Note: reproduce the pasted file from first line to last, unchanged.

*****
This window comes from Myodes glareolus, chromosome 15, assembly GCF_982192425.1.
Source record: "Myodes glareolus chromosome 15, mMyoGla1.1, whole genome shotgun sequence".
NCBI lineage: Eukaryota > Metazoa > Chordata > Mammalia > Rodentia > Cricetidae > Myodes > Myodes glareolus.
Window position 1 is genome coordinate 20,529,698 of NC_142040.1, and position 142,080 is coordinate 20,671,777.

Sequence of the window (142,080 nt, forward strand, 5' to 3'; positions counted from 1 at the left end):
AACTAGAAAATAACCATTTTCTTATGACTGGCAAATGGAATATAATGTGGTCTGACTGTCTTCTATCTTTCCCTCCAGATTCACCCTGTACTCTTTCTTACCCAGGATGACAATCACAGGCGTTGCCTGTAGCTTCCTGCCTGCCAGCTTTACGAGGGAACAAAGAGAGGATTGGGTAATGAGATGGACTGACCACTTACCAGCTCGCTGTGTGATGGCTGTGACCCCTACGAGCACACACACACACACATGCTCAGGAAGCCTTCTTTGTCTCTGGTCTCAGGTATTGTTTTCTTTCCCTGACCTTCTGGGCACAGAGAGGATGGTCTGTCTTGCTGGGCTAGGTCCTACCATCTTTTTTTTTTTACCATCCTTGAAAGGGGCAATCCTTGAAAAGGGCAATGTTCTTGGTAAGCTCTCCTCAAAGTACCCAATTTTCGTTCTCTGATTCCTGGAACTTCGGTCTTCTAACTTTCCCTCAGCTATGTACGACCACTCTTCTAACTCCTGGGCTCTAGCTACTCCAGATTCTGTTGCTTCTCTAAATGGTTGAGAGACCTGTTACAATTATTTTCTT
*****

This window comes from Myodes glareolus, chromosome 15, assembly GCF_982192425.1.
Source record: "Myodes glareolus chromosome 15, mMyoGla1.1, whole genome shotgun sequence".
NCBI lineage: Eukaryota > Metazoa > Chordata > Mammalia > Rodentia > Cricetidae > Myodes > Myodes glareolus.
Window position 1 is genome coordinate 20,529,698 of NC_142040.1, and position 142,080 is coordinate 20,671,777.

Sequence of the window (142,080 nt, forward strand, 5' to 3'; positions counted from 1 at the left end):
AACTAGAAAATAACCATTTTCTTATGACTGGCAAATGGAATATAATGTGGTCTGACTGTCTTCTATCTTTCCCTCCAGATTCACCCTGTACTCTTTCTTACCCAGGATGACAATCACAGGCGTTGCCTGTAGCTTCCTGCCTGCCAGCTTTACGAGGGAACAAAGAGAGGATTGGGTAATGAGATGGACTGACCACTTACCAGCTCGCTGTGTGATGGCTGTGACCCCTACGAGCACACACACACACACATGCTCAGGAAGCCTTCTTTGTCTCTGGTCTCAGGTATTGTTTTCTTTCCCTGACCTTCTGGGCACAGAGAGGATGGTCTGTCTTGCTGGGCTAGGTCCTACCATCTTTTTTTTTTTACCATCCTTGAAAGGGGCAATCCTTGAAAAGGGCAATGTTCTTGGTAAGCTCTCCTCAAAGTACCCAATTTTCGTTCTCTGATTCCTGGAACTTCGGTCTTCTAACTTTCCCTCAGCTATGTACGACCACTCTTCTAACTCCTGGGCTCTAGCTACTCCAGATTCTGTTGCTTCTCTAAATGGTTGAGAGACCTGTTACAATTATTTTCTT